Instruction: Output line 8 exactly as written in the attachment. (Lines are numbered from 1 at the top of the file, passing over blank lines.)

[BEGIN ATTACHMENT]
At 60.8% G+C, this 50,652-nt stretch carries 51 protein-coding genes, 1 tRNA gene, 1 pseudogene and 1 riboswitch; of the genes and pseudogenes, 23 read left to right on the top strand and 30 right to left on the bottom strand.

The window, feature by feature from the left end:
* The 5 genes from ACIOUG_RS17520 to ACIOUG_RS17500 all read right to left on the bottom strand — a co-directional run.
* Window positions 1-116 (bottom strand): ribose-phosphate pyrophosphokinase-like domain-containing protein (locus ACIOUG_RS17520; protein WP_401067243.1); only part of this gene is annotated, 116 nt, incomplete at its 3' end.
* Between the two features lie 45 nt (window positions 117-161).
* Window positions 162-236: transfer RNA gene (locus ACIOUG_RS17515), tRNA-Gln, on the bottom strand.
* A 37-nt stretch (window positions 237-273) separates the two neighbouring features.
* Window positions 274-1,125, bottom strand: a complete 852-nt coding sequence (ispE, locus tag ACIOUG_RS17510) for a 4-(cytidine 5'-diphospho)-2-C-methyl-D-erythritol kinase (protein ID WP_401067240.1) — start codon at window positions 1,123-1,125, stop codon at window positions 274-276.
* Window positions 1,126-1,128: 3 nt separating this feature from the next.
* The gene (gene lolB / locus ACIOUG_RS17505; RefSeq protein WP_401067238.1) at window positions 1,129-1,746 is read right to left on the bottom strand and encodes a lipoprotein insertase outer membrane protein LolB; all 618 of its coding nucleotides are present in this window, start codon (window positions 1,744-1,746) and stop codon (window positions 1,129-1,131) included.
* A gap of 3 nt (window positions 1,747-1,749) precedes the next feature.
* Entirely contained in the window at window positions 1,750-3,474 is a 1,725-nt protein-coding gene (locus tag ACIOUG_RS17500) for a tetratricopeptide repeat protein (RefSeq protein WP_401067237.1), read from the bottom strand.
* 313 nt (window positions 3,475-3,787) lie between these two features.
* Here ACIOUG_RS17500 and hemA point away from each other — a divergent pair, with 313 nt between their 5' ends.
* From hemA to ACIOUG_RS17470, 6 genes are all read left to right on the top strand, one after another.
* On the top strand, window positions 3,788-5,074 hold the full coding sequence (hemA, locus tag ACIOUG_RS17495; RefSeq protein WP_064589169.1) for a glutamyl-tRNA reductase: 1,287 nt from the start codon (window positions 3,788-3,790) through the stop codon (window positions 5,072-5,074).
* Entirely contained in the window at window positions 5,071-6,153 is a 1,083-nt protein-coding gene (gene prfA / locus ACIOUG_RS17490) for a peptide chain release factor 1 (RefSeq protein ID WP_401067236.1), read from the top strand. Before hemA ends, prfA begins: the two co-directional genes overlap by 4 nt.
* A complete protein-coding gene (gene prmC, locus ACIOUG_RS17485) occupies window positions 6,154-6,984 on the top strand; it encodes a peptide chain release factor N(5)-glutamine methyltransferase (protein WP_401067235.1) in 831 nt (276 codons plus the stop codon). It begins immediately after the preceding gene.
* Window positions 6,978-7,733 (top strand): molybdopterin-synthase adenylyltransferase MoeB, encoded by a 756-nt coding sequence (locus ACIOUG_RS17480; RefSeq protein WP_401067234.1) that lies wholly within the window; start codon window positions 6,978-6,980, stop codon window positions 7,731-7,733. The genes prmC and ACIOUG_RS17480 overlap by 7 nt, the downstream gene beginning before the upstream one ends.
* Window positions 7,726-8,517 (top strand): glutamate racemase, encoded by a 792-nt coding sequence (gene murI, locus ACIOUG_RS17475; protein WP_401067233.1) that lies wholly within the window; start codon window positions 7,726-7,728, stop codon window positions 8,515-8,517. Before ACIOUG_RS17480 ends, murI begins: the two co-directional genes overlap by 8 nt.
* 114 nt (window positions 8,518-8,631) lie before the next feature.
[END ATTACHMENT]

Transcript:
* Window positions 274-1,125, bottom strand: a complete 852-nt coding sequence (ispE, locus tag ACIOUG_RS17510) for a 4-(cytidine 5'-diphospho)-2-C-methyl-D-erythritol kinase (protein ID WP_401067240.1) — start codon at window positions 1,123-1,125, stop codon at window positions 274-276.